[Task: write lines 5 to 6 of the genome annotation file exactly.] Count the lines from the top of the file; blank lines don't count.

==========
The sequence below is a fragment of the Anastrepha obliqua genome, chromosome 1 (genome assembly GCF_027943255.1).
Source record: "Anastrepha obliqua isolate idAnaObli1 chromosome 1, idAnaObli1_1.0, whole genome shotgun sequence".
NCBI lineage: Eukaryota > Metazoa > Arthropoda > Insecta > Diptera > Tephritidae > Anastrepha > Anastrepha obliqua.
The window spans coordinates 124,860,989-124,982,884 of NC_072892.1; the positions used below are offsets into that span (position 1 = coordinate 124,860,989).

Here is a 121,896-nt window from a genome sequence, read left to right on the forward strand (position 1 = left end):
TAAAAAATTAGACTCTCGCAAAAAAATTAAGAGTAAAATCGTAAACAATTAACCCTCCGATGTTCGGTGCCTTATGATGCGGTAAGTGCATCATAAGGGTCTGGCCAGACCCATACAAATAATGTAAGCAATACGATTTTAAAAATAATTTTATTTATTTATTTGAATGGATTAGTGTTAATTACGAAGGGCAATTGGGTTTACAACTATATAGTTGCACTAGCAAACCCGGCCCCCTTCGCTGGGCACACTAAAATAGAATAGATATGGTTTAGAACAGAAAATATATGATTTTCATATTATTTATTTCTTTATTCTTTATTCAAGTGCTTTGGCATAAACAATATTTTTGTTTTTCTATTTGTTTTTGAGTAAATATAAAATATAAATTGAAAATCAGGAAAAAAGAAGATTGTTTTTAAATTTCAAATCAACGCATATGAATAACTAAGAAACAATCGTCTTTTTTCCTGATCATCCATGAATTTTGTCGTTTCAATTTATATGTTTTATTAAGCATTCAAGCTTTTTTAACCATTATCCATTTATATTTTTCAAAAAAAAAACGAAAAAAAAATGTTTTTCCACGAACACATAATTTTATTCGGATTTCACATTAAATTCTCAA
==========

Here is a 121,896-nt window from a genome sequence, read left to right on the forward strand (position 1 = left end):
TAAAAAATTAGACTCTCGCAAAAAAATTAAGAGTAAAATCGTAAACAATTAACCCTCCGATGTTCGGTGCCTTATGATGCGGTAAGTGCATCATAAGGGTCTGGCCAGACCCATACAAATAATGTAAGCAATACGATTTTAAAAATAATTTTATTTATTTATTTGAATGGATTAGTGTTAATTACGAAGGGCAATTGGGTTTACAACTATATAGTTGCACTAGCAAACCCGGCCCCCTTCGCTGGGCACACTAAAATAGAATAGATATGGTTTAGAACAGAAAATATATGATTTTCATATTATTTATTTCTTTATTCTTTATTCAAGTGCTTTGGCATAAACAATATTTTTGTTTTTCTATTTGTTTTTGAGTAAATATAAAATATAAATTGAAAATCAGGAAAAAAGAAGATTGTTTTTAAATTTCAAATCAACGCATATGAATAACTAAGAAACAATCGTCTTTTTTCCTGATCATCCATGAATTTTGTCGTTTCAATTTATATGTTTTATTAAGCATTCAAGCTTTTTTAACCATTATCCATTTATATTTTTCAAAAAAAAAACGAAAAAAAAATGTTTTTCCACGAACACATAATTTTATTCGGATTTCACATTAAATTCTCAA